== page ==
Children hate healthy food

This is how you inspire children to eat

Modern child psychologists and nutrition experts argue for good reason that children should not be motivated to eat with the predicate “healthy”, but with reference to enjoyment. And for the little ones, enjoyment also includes games and fun. So why not make daily meals an adventure? If your child is also one of those little food smokers who regularly nag "No, I don't like that!" ", Then try these tricks:

Make it really colorful

The eye eats even more with children than with us adults - what looks funny and beautiful is most likely to whet their appetite. Cheerful colors such as red, orange and yellow are good “seducers”: Tomatoes, radishes, peppers or corn are therefore usually very popular. Pure green can be classified as “too healthy” and rejected by the very clever - so always serve it with other colors in the mix.

Funny shapes and figures, such as our stuffed tomato toadstool, especially entice smaller children to grab them and are usually not complicated at all. A particularly simple trick is also cutting bread or cheese with cookie molds - lettuce or scrambled eggs look more attractive to children. After all, seeing plays an important role, also when eating: Up to 90 percent of perception is made through this sense, says Cornelia Ptach (lecturer for sensor technology and product development). She developed a special “sensory training” for children for the Slow Food Germany association.

Make your food an adventure

Often something new - that's great for us, children tend to be suspicious of it. They are often conservative when it comes to eating and don't mind getting the same favorites served over and over again. In order to still make them want new taste experiences, creativity is required. How do you turn food into an exciting adventure? The “Sensory Training” by Cornelia Ptach, for example, offers suggestions: If you want to teach your little connoisseurs good food, you should always serve different consistencies and flavors.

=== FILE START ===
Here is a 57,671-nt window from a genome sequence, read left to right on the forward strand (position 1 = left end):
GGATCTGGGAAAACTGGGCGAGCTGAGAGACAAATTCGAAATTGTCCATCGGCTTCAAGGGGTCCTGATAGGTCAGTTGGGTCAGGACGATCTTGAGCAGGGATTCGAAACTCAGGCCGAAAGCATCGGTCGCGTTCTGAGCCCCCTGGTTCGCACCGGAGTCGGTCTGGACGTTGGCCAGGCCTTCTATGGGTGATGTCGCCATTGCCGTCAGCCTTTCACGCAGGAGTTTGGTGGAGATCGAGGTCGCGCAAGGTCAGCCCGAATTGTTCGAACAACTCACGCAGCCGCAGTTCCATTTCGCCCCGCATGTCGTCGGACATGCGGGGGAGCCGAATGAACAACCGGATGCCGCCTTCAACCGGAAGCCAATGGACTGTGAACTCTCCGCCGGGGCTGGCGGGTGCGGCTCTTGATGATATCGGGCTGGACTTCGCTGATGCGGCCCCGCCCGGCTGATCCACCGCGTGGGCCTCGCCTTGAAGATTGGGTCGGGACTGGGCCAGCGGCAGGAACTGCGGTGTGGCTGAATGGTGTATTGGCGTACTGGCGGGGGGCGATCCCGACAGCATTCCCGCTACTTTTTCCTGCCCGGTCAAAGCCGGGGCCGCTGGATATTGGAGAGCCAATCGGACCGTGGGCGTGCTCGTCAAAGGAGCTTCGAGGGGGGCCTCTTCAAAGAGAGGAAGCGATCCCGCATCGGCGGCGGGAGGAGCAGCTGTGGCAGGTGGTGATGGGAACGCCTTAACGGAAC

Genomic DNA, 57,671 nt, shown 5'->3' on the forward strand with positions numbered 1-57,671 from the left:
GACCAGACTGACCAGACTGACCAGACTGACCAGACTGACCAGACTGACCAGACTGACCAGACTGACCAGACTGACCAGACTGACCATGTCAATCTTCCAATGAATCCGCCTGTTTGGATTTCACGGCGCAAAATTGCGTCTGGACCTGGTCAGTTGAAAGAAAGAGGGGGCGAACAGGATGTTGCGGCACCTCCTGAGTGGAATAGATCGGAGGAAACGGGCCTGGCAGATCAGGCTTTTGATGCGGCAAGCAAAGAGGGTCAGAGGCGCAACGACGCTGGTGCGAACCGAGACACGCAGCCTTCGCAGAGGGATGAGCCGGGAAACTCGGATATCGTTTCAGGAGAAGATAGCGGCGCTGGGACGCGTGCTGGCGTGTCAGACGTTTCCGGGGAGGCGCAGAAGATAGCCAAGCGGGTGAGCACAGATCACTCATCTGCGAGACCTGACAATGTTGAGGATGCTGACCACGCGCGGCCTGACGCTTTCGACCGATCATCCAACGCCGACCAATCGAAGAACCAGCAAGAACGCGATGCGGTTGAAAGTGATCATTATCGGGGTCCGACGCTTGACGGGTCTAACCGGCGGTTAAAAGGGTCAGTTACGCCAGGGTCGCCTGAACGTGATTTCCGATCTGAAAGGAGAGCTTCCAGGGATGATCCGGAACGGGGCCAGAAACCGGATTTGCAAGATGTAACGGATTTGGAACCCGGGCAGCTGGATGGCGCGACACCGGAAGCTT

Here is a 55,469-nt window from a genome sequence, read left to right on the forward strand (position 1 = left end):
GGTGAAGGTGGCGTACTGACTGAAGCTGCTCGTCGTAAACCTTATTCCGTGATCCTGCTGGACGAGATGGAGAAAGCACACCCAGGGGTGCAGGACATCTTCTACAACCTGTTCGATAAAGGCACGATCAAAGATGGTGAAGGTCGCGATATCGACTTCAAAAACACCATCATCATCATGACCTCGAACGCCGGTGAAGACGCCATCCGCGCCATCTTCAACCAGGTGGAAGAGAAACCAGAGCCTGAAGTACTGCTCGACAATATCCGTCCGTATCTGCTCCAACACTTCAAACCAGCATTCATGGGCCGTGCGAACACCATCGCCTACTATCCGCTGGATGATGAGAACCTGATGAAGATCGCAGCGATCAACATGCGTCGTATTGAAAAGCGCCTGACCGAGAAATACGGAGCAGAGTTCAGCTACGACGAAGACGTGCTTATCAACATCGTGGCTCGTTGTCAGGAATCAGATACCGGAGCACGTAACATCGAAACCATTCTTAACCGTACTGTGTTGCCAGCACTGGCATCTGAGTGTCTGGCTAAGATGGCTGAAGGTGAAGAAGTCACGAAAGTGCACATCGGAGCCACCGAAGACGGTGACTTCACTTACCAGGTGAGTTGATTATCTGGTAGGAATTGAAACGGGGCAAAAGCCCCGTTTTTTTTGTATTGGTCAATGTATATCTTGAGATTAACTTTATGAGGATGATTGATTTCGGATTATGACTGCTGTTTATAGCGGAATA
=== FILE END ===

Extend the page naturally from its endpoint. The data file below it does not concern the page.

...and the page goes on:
Raw food, for example, cracks nicely when chewed, and puree feels soft and gentle in the mouth. Sour tastes differently than salty, sweetish and slightly bitter is a big difference. Make an exciting quiz out of the meals: How does the food taste and smell, how does it feel in your mouth and when you touch it, what is there? Speaking of touching: Don't scold your child if your child eats with your hands more often - it's fun and makes you want to eat, trains the senses and educates you to enjoy consciously.

Small lists can help

If, despite all the tricks, your child completely refuses a particular dish or food, do not force them to eat it. Replace it with another one that will go down better. For example, if you absolutely don't like fish, try seafood - they are also full of iodine and protein. Does the little fish grouch also push this plate aside without emptying it? Do not panic. If necessary, you can also offer lean, protein-rich poultry instead of fish and try it again with seafood a while later. Because tastes are not only different, they can also change!

It is similar with vegetables: if your child loves tomatoes and cucumbers, but hates zucchini and peppers, then they will mainly get tomatoes and cucumbers. Of course, you can also try a little cheating: If the pepper is very finely diced on the beloved pizza, it may be eaten without protest; If the fish fillet is finely chopped up in a fish soup, in a pasta sauce or in a casserole, it may be more popular.